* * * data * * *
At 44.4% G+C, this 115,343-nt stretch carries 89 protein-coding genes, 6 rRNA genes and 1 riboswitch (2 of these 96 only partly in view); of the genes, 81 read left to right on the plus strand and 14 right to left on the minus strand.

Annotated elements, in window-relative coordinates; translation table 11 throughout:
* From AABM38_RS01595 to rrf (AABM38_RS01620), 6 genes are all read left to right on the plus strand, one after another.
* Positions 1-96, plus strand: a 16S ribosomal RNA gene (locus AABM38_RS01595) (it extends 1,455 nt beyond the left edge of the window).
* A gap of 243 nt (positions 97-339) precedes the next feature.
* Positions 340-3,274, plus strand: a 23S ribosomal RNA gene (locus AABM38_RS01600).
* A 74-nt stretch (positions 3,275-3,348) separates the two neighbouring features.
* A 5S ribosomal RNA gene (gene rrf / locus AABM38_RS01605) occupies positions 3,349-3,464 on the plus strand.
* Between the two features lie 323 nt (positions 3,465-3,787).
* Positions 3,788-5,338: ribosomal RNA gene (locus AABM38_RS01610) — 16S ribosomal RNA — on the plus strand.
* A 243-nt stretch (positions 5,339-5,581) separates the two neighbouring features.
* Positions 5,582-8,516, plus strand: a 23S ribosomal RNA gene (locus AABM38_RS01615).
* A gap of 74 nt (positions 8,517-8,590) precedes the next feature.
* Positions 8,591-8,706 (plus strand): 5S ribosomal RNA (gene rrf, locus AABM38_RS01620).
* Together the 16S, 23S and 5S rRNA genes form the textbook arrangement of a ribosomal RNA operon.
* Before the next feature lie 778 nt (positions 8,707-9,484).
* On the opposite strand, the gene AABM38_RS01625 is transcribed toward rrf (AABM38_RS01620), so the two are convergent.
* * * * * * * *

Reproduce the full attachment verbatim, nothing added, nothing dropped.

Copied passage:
At 44.4% G+C, this 115,343-nt stretch carries 89 protein-coding genes, 6 rRNA genes and 1 riboswitch (2 of these 96 only partly in view); of the genes, 81 read left to right on the plus strand and 14 right to left on the minus strand.

Annotated elements, in window-relative coordinates; translation table 11 throughout:
* From AABM38_RS01595 to rrf (AABM38_RS01620), 6 genes are all read left to right on the plus strand, one after another.
* Positions 1-96, plus strand: a 16S ribosomal RNA gene (locus AABM38_RS01595) (it extends 1,455 nt beyond the left edge of the window).
* A gap of 243 nt (positions 97-339) precedes the next feature.
* Positions 340-3,274, plus strand: a 23S ribosomal RNA gene (locus AABM38_RS01600).
* A 74-nt stretch (positions 3,275-3,348) separates the two neighbouring features.
* A 5S ribosomal RNA gene (gene rrf / locus AABM38_RS01605) occupies positions 3,349-3,464 on the plus strand.
* Between the two features lie 323 nt (positions 3,465-3,787).
* Positions 3,788-5,338: ribosomal RNA gene (locus AABM38_RS01610) — 16S ribosomal RNA — on the plus strand.
* A 243-nt stretch (positions 5,339-5,581) separates the two neighbouring features.
* Positions 5,582-8,516, plus strand: a 23S ribosomal RNA gene (locus AABM38_RS01615).
* A gap of 74 nt (positions 8,517-8,590) precedes the next feature.
* Positions 8,591-8,706 (plus strand): 5S ribosomal RNA (gene rrf, locus AABM38_RS01620).
* Together the 16S, 23S and 5S rRNA genes form the textbook arrangement of a ribosomal RNA operon.
* Before the next feature lie 778 nt (positions 8,707-9,484).
* On the opposite strand, the gene AABM38_RS01625 is transcribed toward rrf (AABM38_RS01620), so the two are convergent.